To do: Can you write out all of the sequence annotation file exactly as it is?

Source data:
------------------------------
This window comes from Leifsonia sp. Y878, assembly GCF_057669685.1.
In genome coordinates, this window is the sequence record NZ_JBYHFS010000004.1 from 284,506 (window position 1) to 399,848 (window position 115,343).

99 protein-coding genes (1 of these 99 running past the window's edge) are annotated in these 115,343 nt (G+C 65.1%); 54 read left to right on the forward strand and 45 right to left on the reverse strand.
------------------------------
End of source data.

This window comes from Leifsonia sp. Y878, assembly GCF_057669685.1.
In genome coordinates, this window is the sequence record NZ_JBYHFS010000004.1 from 284,506 (window position 1) to 399,848 (window position 115,343).

99 protein-coding genes (1 of these 99 running past the window's edge) are annotated in these 115,343 nt (G+C 65.1%); 54 read left to right on the forward strand and 45 right to left on the reverse strand.